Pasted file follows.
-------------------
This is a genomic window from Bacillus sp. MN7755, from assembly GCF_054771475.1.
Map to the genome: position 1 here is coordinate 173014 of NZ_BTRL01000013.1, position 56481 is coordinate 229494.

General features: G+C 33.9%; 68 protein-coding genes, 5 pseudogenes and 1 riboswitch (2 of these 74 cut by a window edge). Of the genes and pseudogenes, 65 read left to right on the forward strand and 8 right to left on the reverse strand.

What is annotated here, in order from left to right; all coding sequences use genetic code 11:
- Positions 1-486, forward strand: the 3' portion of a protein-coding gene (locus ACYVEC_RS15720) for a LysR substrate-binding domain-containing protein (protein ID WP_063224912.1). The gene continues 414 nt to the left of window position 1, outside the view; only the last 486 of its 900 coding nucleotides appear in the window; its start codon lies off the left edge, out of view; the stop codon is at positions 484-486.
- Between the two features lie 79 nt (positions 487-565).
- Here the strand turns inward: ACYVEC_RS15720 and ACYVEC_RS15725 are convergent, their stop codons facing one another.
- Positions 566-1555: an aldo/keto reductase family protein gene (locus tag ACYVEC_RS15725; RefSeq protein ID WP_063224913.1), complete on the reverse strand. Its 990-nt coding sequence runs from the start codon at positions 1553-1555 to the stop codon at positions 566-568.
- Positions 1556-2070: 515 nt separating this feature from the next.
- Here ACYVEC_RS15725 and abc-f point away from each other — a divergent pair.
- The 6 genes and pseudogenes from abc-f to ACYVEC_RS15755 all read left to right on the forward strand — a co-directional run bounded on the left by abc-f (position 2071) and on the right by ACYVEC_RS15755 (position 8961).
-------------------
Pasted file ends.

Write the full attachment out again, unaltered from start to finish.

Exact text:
This is a genomic window from Bacillus sp. MN7755, from assembly GCF_054771475.1.
Map to the genome: position 1 here is coordinate 173014 of NZ_BTRL01000013.1, position 56481 is coordinate 229494.

General features: G+C 33.9%; 68 protein-coding genes, 5 pseudogenes and 1 riboswitch (2 of these 74 cut by a window edge). Of the genes and pseudogenes, 65 read left to right on the forward strand and 8 right to left on the reverse strand.

What is annotated here, in order from left to right; all coding sequences use genetic code 11:
- Positions 1-486, forward strand: the 3' portion of a protein-coding gene (locus ACYVEC_RS15720) for a LysR substrate-binding domain-containing protein (protein ID WP_063224912.1). The gene continues 414 nt to the left of window position 1, outside the view; only the last 486 of its 900 coding nucleotides appear in the window; its start codon lies off the left edge, out of view; the stop codon is at positions 484-486.
- Between the two features lie 79 nt (positions 487-565).
- Here the strand turns inward: ACYVEC_RS15720 and ACYVEC_RS15725 are convergent, their stop codons facing one another.
- Positions 566-1555: an aldo/keto reductase family protein gene (locus tag ACYVEC_RS15725; RefSeq protein ID WP_063224913.1), complete on the reverse strand. Its 990-nt coding sequence runs from the start codon at positions 1553-1555 to the stop codon at positions 566-568.
- Positions 1556-2070: 515 nt separating this feature from the next.
- Here ACYVEC_RS15725 and abc-f point away from each other — a divergent pair.
- The 6 genes and pseudogenes from abc-f to ACYVEC_RS15755 all read left to right on the forward strand — a co-directional run bounded on the left by abc-f (position 2071) and on the right by ACYVEC_RS15755 (position 8961).